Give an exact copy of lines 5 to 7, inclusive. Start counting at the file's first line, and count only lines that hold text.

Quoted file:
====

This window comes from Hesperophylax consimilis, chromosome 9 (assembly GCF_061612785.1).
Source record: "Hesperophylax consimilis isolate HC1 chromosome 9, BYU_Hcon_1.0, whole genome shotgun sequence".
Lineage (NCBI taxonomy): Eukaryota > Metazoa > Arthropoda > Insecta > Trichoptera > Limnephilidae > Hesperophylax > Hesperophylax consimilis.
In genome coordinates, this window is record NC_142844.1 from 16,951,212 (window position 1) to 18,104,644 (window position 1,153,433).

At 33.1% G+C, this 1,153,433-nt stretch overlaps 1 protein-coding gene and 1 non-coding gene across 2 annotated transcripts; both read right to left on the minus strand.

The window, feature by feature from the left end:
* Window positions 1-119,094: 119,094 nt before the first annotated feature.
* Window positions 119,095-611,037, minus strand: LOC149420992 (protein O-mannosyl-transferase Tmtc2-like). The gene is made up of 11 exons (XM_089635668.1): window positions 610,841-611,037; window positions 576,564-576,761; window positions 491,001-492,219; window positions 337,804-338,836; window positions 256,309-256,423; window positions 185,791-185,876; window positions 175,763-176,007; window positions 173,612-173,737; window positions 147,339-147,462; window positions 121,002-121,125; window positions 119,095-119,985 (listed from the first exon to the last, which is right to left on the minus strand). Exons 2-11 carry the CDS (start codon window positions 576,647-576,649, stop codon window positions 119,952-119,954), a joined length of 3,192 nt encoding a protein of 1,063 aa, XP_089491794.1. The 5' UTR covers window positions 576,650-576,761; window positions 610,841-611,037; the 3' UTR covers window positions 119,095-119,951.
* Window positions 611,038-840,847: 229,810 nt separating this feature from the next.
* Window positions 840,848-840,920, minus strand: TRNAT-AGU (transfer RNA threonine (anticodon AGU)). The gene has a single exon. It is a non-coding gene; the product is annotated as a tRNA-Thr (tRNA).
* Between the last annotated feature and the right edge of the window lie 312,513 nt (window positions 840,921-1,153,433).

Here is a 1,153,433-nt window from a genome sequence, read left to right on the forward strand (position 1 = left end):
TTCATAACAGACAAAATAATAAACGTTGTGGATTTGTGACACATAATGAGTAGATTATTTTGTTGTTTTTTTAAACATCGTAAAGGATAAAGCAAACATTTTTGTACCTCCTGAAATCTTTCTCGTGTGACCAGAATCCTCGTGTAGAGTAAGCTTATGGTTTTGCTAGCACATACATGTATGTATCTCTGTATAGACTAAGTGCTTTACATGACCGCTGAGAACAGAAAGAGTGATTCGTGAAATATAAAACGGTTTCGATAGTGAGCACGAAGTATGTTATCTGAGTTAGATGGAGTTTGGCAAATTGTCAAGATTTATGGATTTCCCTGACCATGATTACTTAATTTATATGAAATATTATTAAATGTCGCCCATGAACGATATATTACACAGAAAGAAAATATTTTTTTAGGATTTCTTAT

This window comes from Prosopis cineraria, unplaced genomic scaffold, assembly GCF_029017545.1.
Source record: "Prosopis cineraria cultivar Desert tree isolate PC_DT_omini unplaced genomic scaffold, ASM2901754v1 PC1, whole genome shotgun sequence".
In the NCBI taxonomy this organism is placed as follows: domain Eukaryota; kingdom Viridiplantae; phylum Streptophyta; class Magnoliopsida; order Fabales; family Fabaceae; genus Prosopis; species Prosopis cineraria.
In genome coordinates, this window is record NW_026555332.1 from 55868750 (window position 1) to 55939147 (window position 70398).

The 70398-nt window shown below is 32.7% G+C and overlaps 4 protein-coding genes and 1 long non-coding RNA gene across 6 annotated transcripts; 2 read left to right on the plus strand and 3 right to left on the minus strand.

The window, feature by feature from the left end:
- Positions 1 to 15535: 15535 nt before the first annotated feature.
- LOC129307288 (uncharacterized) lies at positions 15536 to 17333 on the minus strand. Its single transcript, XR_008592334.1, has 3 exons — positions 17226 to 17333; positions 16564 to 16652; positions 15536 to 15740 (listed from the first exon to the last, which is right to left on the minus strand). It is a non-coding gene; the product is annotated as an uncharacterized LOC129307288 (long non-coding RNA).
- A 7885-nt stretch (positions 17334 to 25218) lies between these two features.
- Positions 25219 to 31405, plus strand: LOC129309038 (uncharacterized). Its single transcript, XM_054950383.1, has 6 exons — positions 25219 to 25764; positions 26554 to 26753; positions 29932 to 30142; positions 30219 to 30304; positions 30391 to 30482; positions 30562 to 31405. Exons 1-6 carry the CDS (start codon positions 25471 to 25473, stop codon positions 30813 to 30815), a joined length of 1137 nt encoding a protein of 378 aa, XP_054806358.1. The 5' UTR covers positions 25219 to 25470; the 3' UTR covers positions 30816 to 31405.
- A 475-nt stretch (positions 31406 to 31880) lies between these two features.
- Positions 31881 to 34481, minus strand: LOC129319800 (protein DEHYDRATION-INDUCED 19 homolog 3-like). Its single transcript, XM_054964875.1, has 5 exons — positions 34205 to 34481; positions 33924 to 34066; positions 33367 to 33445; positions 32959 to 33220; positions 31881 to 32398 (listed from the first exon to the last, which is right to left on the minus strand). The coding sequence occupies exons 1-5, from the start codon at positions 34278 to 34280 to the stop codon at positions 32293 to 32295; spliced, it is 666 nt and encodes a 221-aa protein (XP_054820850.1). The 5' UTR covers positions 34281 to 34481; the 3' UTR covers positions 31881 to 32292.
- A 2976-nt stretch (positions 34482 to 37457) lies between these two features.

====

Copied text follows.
At 33.1% G+C, this 1,153,433-nt stretch overlaps 1 protein-coding gene and 1 non-coding gene across 2 annotated transcripts; both read right to left on the minus strand.

The window, feature by feature from the left end:
* Window positions 1-119,094: 119,094 nt before the first annotated feature.